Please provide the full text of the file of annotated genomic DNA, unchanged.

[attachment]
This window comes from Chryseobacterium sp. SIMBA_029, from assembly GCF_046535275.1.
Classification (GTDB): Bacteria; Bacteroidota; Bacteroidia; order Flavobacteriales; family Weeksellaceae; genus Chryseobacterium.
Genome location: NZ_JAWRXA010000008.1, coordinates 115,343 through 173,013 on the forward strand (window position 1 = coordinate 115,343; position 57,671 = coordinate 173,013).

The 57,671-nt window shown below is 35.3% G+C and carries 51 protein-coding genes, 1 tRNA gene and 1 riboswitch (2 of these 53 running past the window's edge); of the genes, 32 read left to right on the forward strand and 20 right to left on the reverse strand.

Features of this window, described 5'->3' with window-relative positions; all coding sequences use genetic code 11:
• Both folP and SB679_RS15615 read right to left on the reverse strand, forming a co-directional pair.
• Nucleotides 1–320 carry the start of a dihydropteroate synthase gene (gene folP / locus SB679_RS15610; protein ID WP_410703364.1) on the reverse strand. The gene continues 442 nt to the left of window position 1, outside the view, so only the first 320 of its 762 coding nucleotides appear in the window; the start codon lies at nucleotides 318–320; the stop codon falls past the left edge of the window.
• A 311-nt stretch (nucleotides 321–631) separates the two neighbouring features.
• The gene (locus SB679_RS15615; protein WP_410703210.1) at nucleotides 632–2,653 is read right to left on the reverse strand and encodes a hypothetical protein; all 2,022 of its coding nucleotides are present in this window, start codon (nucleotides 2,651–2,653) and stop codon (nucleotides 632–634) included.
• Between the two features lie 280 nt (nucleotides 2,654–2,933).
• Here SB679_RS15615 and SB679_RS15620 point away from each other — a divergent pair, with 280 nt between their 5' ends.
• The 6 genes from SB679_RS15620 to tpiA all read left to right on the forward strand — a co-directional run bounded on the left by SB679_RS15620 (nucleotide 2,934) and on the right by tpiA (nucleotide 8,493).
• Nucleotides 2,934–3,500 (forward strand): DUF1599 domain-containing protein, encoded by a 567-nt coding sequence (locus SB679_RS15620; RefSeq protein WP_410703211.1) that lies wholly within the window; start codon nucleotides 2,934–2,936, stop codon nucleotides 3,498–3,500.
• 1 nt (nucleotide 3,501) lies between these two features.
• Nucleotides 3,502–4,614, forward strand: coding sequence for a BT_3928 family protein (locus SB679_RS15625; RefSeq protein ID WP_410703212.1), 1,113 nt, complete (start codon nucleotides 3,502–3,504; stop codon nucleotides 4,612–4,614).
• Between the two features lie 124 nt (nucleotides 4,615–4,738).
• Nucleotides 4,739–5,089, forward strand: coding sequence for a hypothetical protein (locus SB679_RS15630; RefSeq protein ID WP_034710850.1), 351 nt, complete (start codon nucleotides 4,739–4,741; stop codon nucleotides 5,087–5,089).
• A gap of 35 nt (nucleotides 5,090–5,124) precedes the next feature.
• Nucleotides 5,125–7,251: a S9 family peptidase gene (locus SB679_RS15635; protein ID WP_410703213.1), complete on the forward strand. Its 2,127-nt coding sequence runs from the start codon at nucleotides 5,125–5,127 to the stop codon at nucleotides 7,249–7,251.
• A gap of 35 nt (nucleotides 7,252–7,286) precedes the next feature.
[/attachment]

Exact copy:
This window comes from Chryseobacterium sp. SIMBA_029, from assembly GCF_046535275.1.
Classification (GTDB): Bacteria; Bacteroidota; Bacteroidia; order Flavobacteriales; family Weeksellaceae; genus Chryseobacterium.
Genome location: NZ_JAWRXA010000008.1, coordinates 115,343 through 173,013 on the forward strand (window position 1 = coordinate 115,343; position 57,671 = coordinate 173,013).

The 57,671-nt window shown below is 35.3% G+C and carries 51 protein-coding genes, 1 tRNA gene and 1 riboswitch (2 of these 53 running past the window's edge); of the genes, 32 read left to right on the forward strand and 20 right to left on the reverse strand.

Features of this window, described 5'->3' with window-relative positions; all coding sequences use genetic code 11:
• Both folP and SB679_RS15615 read right to left on the reverse strand, forming a co-directional pair.
• Nucleotides 1–320 carry the start of a dihydropteroate synthase gene (gene folP / locus SB679_RS15610; protein ID WP_410703364.1) on the reverse strand. The gene continues 442 nt to the left of window position 1, outside the view, so only the first 320 of its 762 coding nucleotides appear in the window; the start codon lies at nucleotides 318–320; the stop codon falls past the left edge of the window.
• A 311-nt stretch (nucleotides 321–631) separates the two neighbouring features.
• The gene (locus SB679_RS15615; protein WP_410703210.1) at nucleotides 632–2,653 is read right to left on the reverse strand and encodes a hypothetical protein; all 2,022 of its coding nucleotides are present in this window, start codon (nucleotides 2,651–2,653) and stop codon (nucleotides 632–634) included.
• Between the two features lie 280 nt (nucleotides 2,654–2,933).
• Here SB679_RS15615 and SB679_RS15620 point away from each other — a divergent pair, with 280 nt between their 5' ends.
• The 6 genes from SB679_RS15620 to tpiA all read left to right on the forward strand — a co-directional run bounded on the left by SB679_RS15620 (nucleotide 2,934) and on the right by tpiA (nucleotide 8,493).
• Nucleotides 2,934–3,500 (forward strand): DUF1599 domain-containing protein, encoded by a 567-nt coding sequence (locus SB679_RS15620; RefSeq protein WP_410703211.1) that lies wholly within the window; start codon nucleotides 2,934–2,936, stop codon nucleotides 3,498–3,500.
• 1 nt (nucleotide 3,501) lies between these two features.
• Nucleotides 3,502–4,614, forward strand: coding sequence for a BT_3928 family protein (locus SB679_RS15625; RefSeq protein ID WP_410703212.1), 1,113 nt, complete (start codon nucleotides 3,502–3,504; stop codon nucleotides 4,612–4,614).
• Between the two features lie 124 nt (nucleotides 4,615–4,738).
• Nucleotides 4,739–5,089, forward strand: coding sequence for a hypothetical protein (locus SB679_RS15630; RefSeq protein ID WP_034710850.1), 351 nt, complete (start codon nucleotides 4,739–4,741; stop codon nucleotides 5,087–5,089).
• A gap of 35 nt (nucleotides 5,090–5,124) precedes the next feature.
• Nucleotides 5,125–7,251: a S9 family peptidase gene (locus SB679_RS15635; protein ID WP_410703213.1), complete on the forward strand. Its 2,127-nt coding sequence runs from the start codon at nucleotides 5,125–5,127 to the stop codon at nucleotides 7,249–7,251.
• A gap of 35 nt (nucleotides 7,252–7,286) precedes the next feature.